The Wisdom Podcast is a Buddhist podcast that features interviews with leading thinkers from the Buddhist world. Each episode takes you on a fascinating exploration of Buddhism and meditation as our guests share stories and discuss life-changing practices, timeless philosophies, and new ways to think and live. Recent episodes have featured guests like His Holiness the Karmapa, Bhikkhu Bodhi, Robert Thurman, and Jeffrey Hopkins. Please remember to give us a rating, and follow us at Twitter and Facebook. Thank you for listening!
On this special Losar episode of the Wisdom Podcast, host Daniel Aitken travels to Kathmandu to speak with Chokyi Nyima Rinpoche, world-renowned teacher in the Tibetan Buddhist tradition and founder of the Rangjung Yeshe Institute in Nepal. In this special teaching, Rinpoche shares his past life memories and talks about his own experiences with the continuity of consciousness. He then speaks about consciousness itself as well as delusion—how we perceive what is not real as real, what is unclean as clean, and what is impermanent as permanent. Rinpoche teaches how to properly prioritize our aspirations along the path and the wisdom of placing virtue and wholesome living before the realization of the nature of mind. He teaches on the building of a proper foundation and how compassion and loving-kindness are essential ingredients to the highest of practices.
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In this episode of the Wisdom Podcast, host Daniel Aitken speaks with Alejandro Chaoul, scholar and practitioner in the Bön tradition of Tibet and teacher of tsa lung trul khor, the art of Tibetan yantra yoga. In Tibetan, tsa lung means “channels and winds” while trul khor translates as “magical movements.” Alejandro is a professor at the M. D. Anderson Cancer Center in Houston, where he researches Tibetan mind-body techniques for cancer patients. In this fascinating conversation, you’ll hear Alejandro share his lifelong spiritual journey—from studying with Hindu masters in India, to practicing Dzogchen with Yeshe Dorje Rinpoche and Namkhai Norbu Rinpoche. Alejandro talks about what initially drew him to the Bön tradition, and how his primary teachers, H. E. Yongdzin Tenzin Namdak Rinpoche and Geshe Tenzin Wangyal Rinpoche, have profoundly shaped his life and career. Alejandro also shares insights on what distinguishes Bön from other Tibetan traditions, as well as the differences between Tibetan yoga and Indian yogic traditions.
In this episode of the Wisdom Podcast, host Daniel Aitken speaks with Mark Van Buren, author of A Fool’s Guide to Actual Happiness, published by Wisdom. Mark is a specialist in mindful living, yoga, and meditation, and has been promoting health and wellness for over a decade. In this episode, you’ll hear Mark share humorous, anecdotal stories from his early years as a practitioner in the Chan tradition. He speaks candidly about various pitfalls along the way—like feeling the need to impress his teacher and being preoccupied with spiritual breakthrough in his practice. You’ll also hear Mark and Daniel discuss this subtle tension between goal-driven progress in meditation and the practice of letting go, and how to think about this tension both on the cushion and in daily life. Mark also shares his experience with transformative practices in the Chan tradition, such as koan and hua tou practice, silent illumination practice, and Mark’s favorite, the practice of asking “who am I?”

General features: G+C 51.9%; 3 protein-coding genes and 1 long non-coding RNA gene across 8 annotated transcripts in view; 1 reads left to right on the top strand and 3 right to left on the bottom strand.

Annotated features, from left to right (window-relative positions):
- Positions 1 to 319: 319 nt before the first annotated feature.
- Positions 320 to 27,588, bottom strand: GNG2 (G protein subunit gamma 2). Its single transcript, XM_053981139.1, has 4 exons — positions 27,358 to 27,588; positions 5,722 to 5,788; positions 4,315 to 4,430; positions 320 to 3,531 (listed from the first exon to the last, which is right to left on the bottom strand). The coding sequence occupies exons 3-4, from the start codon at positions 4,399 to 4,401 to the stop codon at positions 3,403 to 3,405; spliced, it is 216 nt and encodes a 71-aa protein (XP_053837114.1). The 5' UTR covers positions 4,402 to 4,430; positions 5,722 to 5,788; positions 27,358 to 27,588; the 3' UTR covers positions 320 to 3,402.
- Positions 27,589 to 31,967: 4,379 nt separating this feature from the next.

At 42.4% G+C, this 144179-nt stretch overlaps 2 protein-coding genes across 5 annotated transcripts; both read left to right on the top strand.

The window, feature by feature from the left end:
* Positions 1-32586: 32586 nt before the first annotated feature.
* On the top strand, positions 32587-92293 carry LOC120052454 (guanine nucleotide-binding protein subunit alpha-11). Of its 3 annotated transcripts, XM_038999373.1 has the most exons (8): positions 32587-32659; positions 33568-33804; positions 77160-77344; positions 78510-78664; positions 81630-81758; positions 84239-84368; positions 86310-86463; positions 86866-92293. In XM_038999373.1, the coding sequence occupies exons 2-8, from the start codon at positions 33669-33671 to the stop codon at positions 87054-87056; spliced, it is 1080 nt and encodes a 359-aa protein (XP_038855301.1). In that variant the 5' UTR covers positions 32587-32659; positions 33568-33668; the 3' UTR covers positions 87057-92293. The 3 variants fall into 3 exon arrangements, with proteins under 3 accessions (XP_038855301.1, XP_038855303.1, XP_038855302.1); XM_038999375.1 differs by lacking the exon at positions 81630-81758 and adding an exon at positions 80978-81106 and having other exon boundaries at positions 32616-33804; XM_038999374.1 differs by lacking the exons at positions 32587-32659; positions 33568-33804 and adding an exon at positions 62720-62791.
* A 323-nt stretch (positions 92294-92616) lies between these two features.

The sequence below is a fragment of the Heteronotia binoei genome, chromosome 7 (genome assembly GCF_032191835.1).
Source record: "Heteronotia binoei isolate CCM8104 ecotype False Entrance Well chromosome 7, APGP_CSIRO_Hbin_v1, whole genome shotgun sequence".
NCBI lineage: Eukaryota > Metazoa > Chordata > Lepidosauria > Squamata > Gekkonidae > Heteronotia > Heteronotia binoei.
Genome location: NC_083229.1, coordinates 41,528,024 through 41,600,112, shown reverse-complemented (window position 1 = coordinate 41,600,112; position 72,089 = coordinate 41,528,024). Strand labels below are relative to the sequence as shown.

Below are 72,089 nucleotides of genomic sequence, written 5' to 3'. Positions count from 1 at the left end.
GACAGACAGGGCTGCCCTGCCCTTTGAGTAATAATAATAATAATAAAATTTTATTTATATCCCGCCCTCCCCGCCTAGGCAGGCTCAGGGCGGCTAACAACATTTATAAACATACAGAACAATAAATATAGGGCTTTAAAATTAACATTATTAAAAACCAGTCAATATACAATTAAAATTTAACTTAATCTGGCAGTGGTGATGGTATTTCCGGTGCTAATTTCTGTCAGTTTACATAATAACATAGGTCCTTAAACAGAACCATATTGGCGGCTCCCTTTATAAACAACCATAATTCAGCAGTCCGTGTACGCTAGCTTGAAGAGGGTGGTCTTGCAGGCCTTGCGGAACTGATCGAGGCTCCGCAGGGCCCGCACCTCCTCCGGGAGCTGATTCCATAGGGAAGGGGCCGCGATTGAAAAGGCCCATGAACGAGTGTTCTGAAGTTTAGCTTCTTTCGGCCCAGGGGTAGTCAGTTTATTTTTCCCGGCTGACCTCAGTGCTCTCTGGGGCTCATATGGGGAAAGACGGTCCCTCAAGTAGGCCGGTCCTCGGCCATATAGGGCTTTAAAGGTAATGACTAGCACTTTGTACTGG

In this episode of the Wisdom Podcast, host Daniel Aitken speaks with Sharon Salzberg, world-renowned meditation teacher and practitioner, and New York Times bestselling author. Sharon is also cofounder of the Insight Meditation Society in Barre Massachusetts, the first ever western meditation center established in the United States. In this episode, you’ll hear Sharon discuss one of her all-time favorite topics: the practice of metta, or loving-kindness. Sharon talks about what initially drew her to the practice and its transformational effects over the course of her lifetime. In her down-to-earth style, Sharon explains the practical application of loving-kindness in daily life. As more than just a concentration practice, loving-kindness can function as an antidote to fear, anxiety, and emotional withdrawal. It can heighten a sense of connection with others, help us be more assertive, and even transform the most difficult of relationships. She compares it to what the Buddha taught as “gladdening the mind,” or ways of cultivating a loving mental environment in which to navigate the more difficult aspects of life and practice. If you’re interested in hearing more from Sharon, be sure to check out our first podcast with her, Sharon Salzberg: Faith and Doubt.
In this episode, host Daniel Aitken speaks with Malcolm Smith, translator in the Tibetan Buddhist tradition and long-time practitioner of Dzogchen. In this rich conversation, Malcolm discusses one of the most influential texts in all of Tibetan Buddhism, the Seventeen Tantras of the Great Perfection. Malcolm shares the fascinating history of these eleventh-century teachings, and reads from his recent translation of two of its central texts, the Self-Arisen Vidyā Tantra (Rigpa Rangshar) and the Self-Liberated Vidyā Tantra (Rigpa Rangdrol). Malcolm and Daniel also discuss the notion of attachment without clinging in the Dzogchen view, the necessary distinctions between trekchö and tögal practice, and why the language of pramāna is important on the Dzogchen path. Malcolm also addresses ways the Dzogchen view rejects nondualism and clarifies a popular misunderstanding of the term “basis” in this context. If you’re interested in hearing more from Malcolm Smith, check out our first podcast interview with him, where he shares stories from his own spiritual journey, as well as insights from his translation of Buddhahood in this Life, a core Dzogchen text.